Top Rank Press Release
OXON HILL, Md. (July 19, 2019) — Next up for Teofimo Lopez – a title shot. Lopez passed the toughest test of his young career, defeating the previously undefeated Masayoshi Nakatani via unanimous decision (118-110 2x and 119-109) in an IBF lightweight world title eliminator in front of 2,100 fans at The Theater at MGM National Harbor.
This was the first time Lopez had gone past seven rounds.
“They wanted to see me go the distance. I did 12 rounds. I’m still a champ,” Lopez said. “I just need little tune-ups. It’s part of the process. I’m thankful right now. It was my first main event. It was 12 rounds. Am I proud of it? No, but I’m proud that I showed everyone I could go 12 rounds.”
Said Top Rank chairman Bob Arum: “He has a lot to learn. It’s the tallest guy he ever fought. It was tough adjusting to it. The guy was a dangerous puncher. It was a good performance. I wanted him, when he had the guy going, to put the pedal down. The good thing that comes from this is that we know he can go 12 rounds. That’s always a question in my mind. Could he go 12 rounds, and the answer is yes.”
Lopez (14-0, 11 KOs) will face world champion Richard Commey later this year. But against Nakatani (18-1, 12 KOs), he faced an immovable object and ultimately got the job done.
Matias stops Dadashev in junior welterweight title eliminator
Subriel Matias (14-0, 14 KOs) used a hellacious body attack to stop Maxim Dadashev following the 11th round of an IBF junior welterweight world title eliminator.
At the time of the stoppage, Matias led comfortably by scores of 109-100, 108-101 and 107-102. He is now the top contender for the world title belt held by Scottish superstar Josh Taylor.
After the fight, Dadashev was taken to a local hospital, and he is scheduled to undergo brain surgery.
“First of all, I’m very grateful for this opportunity,” Matias said. “I showed that I am not just a power puncher. I also can box. I was dominating the fight. I focused my offense on going to the body, and that’s how I stopped him from running.
“I hope that Maxim is alright. He is a great fighter and a warrior.”
— Esquiva Falcao (24-0, 16 KOs) continued his march towards a middleweight world title shot, stopping Jesus Antonio Gutierrez (25-4-2, 12 KOs) in the eighth round of a scheduled 10-rounder. Falcao scored a knockdown in the eighth, and an accumulation of punches forced referee Kenny Braslow to stop the bout.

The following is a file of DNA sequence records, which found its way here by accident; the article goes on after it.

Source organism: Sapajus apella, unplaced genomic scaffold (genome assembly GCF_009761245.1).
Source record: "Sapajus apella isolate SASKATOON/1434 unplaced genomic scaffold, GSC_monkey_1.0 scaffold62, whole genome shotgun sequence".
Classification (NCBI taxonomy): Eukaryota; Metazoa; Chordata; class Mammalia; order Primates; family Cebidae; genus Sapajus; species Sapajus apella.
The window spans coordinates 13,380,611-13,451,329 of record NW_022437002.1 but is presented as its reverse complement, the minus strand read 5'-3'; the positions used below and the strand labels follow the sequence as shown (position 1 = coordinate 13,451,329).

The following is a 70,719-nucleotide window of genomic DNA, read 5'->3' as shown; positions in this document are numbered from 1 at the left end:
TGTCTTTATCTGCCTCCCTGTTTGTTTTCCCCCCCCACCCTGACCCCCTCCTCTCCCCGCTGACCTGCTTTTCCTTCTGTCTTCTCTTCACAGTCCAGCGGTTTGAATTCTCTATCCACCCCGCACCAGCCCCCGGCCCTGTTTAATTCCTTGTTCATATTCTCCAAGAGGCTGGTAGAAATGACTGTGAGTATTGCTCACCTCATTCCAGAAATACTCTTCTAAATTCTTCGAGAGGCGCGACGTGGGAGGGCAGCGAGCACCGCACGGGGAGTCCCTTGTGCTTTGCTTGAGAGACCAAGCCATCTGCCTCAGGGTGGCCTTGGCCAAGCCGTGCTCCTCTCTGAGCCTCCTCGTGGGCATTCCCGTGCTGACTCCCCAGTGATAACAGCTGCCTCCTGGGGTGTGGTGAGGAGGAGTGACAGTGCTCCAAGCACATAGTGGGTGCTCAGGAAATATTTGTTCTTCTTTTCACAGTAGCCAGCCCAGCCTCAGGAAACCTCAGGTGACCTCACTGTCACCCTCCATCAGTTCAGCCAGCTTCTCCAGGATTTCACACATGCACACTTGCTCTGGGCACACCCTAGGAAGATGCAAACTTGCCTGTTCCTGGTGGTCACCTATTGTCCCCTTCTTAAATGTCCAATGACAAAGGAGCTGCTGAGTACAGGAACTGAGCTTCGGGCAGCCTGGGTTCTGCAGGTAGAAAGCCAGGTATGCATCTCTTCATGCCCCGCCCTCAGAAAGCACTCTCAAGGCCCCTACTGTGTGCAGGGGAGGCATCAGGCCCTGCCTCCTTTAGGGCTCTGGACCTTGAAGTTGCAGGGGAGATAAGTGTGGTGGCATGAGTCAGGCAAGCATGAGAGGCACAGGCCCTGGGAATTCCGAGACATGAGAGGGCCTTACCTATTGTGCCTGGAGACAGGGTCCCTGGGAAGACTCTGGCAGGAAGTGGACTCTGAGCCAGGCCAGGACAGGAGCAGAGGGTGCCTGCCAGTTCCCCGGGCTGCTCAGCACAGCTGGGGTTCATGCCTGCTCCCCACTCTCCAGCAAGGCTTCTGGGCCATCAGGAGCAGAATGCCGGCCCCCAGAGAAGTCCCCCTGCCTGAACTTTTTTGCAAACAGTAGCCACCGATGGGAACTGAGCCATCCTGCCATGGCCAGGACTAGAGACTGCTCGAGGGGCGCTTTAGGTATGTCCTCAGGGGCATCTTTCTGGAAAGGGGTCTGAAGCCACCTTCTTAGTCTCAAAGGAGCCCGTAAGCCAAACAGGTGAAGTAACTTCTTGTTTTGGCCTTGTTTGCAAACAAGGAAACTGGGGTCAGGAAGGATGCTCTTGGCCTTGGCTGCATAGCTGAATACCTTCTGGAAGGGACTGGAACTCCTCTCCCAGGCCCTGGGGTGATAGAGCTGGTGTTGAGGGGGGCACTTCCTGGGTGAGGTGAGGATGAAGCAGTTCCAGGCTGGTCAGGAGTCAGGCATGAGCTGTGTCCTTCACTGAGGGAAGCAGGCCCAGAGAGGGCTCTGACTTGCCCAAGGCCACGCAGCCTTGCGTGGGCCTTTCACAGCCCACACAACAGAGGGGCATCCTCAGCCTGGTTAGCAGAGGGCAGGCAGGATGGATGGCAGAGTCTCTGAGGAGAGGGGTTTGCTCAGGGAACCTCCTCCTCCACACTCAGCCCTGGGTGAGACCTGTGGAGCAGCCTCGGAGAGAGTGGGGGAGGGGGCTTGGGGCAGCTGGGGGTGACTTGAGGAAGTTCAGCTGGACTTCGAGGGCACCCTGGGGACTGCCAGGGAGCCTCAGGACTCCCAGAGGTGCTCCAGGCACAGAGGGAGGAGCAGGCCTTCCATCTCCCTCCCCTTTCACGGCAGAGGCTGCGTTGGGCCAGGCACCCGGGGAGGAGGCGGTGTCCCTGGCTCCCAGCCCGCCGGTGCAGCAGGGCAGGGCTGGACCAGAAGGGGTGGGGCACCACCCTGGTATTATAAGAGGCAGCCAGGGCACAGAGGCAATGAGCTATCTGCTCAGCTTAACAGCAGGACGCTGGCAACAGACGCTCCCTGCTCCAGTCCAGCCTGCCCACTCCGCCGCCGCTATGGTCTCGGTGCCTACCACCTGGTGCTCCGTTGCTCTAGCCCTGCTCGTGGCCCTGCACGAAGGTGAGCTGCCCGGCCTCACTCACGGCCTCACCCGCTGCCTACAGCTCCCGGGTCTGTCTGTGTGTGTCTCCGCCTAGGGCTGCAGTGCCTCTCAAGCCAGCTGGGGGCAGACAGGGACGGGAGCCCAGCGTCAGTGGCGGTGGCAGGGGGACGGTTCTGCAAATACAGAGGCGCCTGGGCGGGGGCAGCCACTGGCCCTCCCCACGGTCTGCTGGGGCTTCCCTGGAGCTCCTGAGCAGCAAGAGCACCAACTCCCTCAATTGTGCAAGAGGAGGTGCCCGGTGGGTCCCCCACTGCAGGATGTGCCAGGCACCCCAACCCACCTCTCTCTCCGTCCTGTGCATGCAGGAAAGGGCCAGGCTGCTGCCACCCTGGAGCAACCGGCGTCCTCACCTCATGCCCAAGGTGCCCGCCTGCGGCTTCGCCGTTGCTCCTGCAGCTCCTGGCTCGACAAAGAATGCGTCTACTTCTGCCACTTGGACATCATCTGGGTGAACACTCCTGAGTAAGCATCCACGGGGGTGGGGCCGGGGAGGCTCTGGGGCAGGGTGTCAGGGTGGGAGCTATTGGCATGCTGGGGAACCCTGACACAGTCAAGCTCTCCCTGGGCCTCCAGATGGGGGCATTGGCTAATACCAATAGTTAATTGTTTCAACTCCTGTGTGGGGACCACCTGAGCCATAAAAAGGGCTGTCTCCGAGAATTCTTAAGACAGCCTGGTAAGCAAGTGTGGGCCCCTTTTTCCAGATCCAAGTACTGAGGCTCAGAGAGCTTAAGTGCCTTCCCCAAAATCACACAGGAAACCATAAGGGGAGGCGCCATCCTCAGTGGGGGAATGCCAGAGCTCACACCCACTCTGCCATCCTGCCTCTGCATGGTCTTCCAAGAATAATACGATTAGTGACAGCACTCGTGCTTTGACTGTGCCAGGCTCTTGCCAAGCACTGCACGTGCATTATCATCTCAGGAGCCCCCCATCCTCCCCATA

“He was a very tough fighter. I was prepared because of that,” Falcao said. “I saw that I hurt him, and I went for the knockout. I told myself that if I want to be a world champion, I needed to knock out this guy. Bob Arum, I’m ready for my title shot! I’ll go anywhere. Japan, Brazil, it doesn’t matter.”
— Tyler McCreary (16-0-1, 7 KOs) escaped with a split decision over veteran Jessie Cris Rosales (22-3, 10 KOs) in an eight-round lightweight fight. The scores were as followed: 77-75 McCreary, 77-75 Rosales and 78-74 McCreary.
— Middleweight prospect Tyler Howard (18-0, 11 KOs) secured an eight-round unanimous decision over Jamaal Davis (18-15-1, 7 KOs) by scores of 80-72 2X and 78-73.
— Heavyweight prospect Cassius Chaney (16-0, 10 KOs) knocked out Joel Caudle (8-3-2, 5 KOs) in the first round of a scheduled eight-rounder, knocking Caudle out of the ring before finishing things off moments later.
— Washington, D.C. native Dusty Hernandez-Harrison (33-0-1, 19 KO) thrilled the hometown fans, knocking out Colombian veteran Juan De Angel (21-12-1, 19 KOs) in the seventh round of a middleweight bout.
— In a battle of unbeaten lightweights, Rolando Vargas (3-0, 3 KOs) stopped Nathaniel Davis (1-1, 1 KO) at 1:50 of the second round of a crowd-pleasing brawl.
About the Editor
Army Veteran and former Professional Boxer Simon Ruvalcaba started boxing at the age of ten and Had a 71 fight amateur career which featured a 139 lbs. 1998 8th U.S. Army Boxing Championship out of Camp Casey, Korea and a spot on the prestigious Army Boxing Team at Fort Hood, TX. After a journeyman pro career of 18 fights, which included sparring sessions with many champions and contenders including Julio Cesar Chavez and Pernell “Sweat Pea” Whitaker, Simon started writing and has contributed to many publications and websites including fighthype.com, pound4pound.com, Tahoe Daily Tribune (South Lake Tahoe, CA), Nevada Appeal (Carson City, NV) and also writes a monthly boxing column for Tahoeonstage.com. He has also been the Boxing Instructor for Ken Shamrock and The Lions Den and was UFC star Paige VanZant’s first boxing coach!
Born and Raised in South Lake Tahoe, California he now resides in Sun Valley, Nevada and spends as much time as possible with his Son Gabriel! Beyond boxing, Simon is an all around sports fanatic and is passionate about the teams that he roots for!